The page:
Game Day falls on the last Sunday of the month, Game 7 of an Eastern Conference Final re-match, down at the fancy gym on Causeway St.

A plucky bunch of re-vamped but snake-bitten Boston Celtics are out for revenge against the team that had rather easily dispatched them in five games twelve months earlier. One of the team’s up-and-coming stars has coyly quipped, “I’m not going to say anything, but we got them in Boston last time.”

The confident speaker of those words was none other than Jo Jo White, that “snake” – actually a solid Dave DeBusschere screen back in Game 3 – had bitten not Hayward or Irving, but C’s captain John Havlicek in the right shoulder. (After sitting out a Game 4 loss in Madison Square Garden the previous Sunday, the Hall of Famer contributed 80 minutes and 31 points over the final three games while playing left-handed – 18 of the points in an amazing 30-minute stint during a do-or-die Game 5 98 - 97 stare-down on the fabled parquet.)

It was 45 seasons ago – a month sooner on the calendar – when the “C US Rise” guys were playing for an innovative and admired coach, in his first and only NBA gig, by the name of Tom Heinsohn.

The 1972-73 NBA Coach of the Year had pulled a rabbit out of his hat – the kind for which a certain current C’s mentor is becoming admired – in a series-evening Game 6 victory in New York. At their leader’s behest, the normally gun-shy duo of Don Chaney and Paul Silas had combined to launch 18 of the team’s 85 shots, finding bottom an uncharacteristic 13 times.

White and Dave Cowens, both pulling a “full-48” that Friday, contributed 51 points to that “defining” 110 – 100 road victory. League MVP Cowens added 14 rebounds, seven of them coming in so dominant a Q4 performance that the Knicks’ Jerry Lucas was prompted to tell Sports Illustrated, “He’s so quick, he’s like a 6’9” Jerry West.”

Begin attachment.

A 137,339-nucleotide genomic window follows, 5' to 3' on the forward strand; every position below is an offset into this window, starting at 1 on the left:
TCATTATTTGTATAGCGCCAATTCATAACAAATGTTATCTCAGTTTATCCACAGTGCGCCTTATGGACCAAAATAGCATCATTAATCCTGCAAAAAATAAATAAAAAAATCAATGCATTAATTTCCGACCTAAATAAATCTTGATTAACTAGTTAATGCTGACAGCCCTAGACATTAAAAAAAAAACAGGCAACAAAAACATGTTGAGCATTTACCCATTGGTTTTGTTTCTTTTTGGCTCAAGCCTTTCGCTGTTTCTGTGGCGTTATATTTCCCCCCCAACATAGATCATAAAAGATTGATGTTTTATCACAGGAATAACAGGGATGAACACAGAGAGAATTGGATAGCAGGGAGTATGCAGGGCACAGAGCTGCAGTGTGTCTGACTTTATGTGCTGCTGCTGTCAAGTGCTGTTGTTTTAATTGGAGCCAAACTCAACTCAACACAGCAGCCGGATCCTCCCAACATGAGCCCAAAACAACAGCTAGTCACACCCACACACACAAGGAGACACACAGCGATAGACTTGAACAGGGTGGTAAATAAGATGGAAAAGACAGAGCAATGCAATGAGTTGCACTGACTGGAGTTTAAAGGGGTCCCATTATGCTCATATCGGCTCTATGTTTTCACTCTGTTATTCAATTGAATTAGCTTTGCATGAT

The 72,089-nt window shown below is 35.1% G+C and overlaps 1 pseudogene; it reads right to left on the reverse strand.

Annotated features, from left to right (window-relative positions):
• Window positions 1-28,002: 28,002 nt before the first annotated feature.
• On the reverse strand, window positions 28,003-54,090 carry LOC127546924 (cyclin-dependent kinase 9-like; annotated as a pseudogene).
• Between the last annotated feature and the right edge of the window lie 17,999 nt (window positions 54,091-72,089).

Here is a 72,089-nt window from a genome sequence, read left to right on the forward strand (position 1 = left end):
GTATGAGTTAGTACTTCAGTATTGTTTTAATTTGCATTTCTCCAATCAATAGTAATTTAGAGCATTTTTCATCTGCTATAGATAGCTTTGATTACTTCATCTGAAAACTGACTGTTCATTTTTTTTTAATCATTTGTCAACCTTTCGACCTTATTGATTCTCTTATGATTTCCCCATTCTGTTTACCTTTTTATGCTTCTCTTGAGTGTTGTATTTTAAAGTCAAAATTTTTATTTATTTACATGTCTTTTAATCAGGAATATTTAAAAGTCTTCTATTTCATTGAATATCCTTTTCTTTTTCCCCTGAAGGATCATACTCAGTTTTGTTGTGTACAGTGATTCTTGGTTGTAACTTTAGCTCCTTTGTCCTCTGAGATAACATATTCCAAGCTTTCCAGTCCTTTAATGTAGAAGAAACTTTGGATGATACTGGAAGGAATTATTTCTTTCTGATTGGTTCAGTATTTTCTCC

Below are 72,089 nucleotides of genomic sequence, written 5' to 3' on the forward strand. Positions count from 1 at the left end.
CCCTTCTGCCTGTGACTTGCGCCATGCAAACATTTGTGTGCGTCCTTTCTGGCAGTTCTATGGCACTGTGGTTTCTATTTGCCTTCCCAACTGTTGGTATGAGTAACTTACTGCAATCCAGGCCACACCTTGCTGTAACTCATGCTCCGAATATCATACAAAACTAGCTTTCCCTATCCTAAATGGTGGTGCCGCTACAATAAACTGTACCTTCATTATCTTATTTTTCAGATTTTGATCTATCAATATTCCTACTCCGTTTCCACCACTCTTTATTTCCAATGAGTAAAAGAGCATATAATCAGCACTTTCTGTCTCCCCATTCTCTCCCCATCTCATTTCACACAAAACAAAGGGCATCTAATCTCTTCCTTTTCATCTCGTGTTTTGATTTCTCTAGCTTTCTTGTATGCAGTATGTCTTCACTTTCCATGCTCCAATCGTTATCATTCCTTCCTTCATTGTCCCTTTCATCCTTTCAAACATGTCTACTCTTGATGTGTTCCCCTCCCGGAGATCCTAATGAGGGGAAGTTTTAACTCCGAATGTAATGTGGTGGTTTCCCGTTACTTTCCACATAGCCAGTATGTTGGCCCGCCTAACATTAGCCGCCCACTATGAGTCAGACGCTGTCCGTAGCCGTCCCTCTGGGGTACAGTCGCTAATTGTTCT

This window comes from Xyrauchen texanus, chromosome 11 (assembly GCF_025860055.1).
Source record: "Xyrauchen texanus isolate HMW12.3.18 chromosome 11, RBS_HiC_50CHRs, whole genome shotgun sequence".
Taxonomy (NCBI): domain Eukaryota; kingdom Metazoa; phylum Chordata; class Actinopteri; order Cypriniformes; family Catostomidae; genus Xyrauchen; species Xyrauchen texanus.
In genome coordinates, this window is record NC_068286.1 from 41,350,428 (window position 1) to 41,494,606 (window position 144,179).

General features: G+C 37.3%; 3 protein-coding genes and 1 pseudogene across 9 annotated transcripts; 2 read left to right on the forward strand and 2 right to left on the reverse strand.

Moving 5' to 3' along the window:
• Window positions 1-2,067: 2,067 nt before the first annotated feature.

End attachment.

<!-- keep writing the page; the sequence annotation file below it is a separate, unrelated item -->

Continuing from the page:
Coach Heinsohn, in his fourth year on the job, had seen his team’s win total increase by double-digits each season. His ’72-73 team’s 68 victories – a franchise record that stands to this day – exactly doubled the output of his initial, pre-Cowens squad.

Like the current Celtics, Heinie’s ’73 troops were rife with young, developing talent, both “stars” like White and Cowens and competent role players like Chaney and Steve Kuberski. (Also available to Tom was about a dozen title rings-worth of savvy in Havlicek, Don Nelson and Satch Sanders.)

Interestingly – and just as Brad Stevens would do under similar circumstances four-and-a-half decades later – Coach Heinsohn had shortened his playing rotation to a mere seven players for that critical Game 6 on the road: Silas (43 min), Nelson (39), Havlicek (27), Chaney (23), Kuberski (12) along with the Cowens and White “box-to-wire” efforts.

Whether it was due to fatigue or a simple return to normalcy – “Tall Paul” and the “Duck” did shoot just 6-for-18 from the floor this time around – the Celtics’ battle-to-stay-close lasted only 24 minutes in the finale before New York eased its way to a third NBA Finals in four years – and ultimately to a championship over Wilt’s last Laker team.

No Celtic was able to make half his FG attempts that Sunday, they shot under 40 percent as a team. The Knicks, on the other hand, had five “better-than-half” shooters including a hatchet-man named Phil Jackson and the star-of-the-day Dean Meminger.

Despite the disappointment of a 94 – 78 thwacking on his renowned home court, GM Red Auerbach opted to keep together his developing unit of players. Sanders would retire, and draft picks Steve Downing and Phil Hankinson would hone their craft primarily on the practice floor.

But Heinsohn’s Game 6 “Magnificent Seven” augmented with journeyman Hambone Williams, flashy soph Paul Westphal and the athletically-challenged Henry Finkel would go on to snatch the Brass Ring the very next season – turning back those Knicks in five games en-route.

Any chance this “Déjà vu – 45 Years Later” can hang around a while longer?

Abacus Revelation for the Road

If a “vintage” Dave Cowens were playing in today’s NBA …

… we’d all be saying, “Draymond Who?”

images: nba.com, getty
lithpgraph: Eddie Germano, Sportoons

Abacus Reveals 6/14/2018 06:04:00 PM Edit
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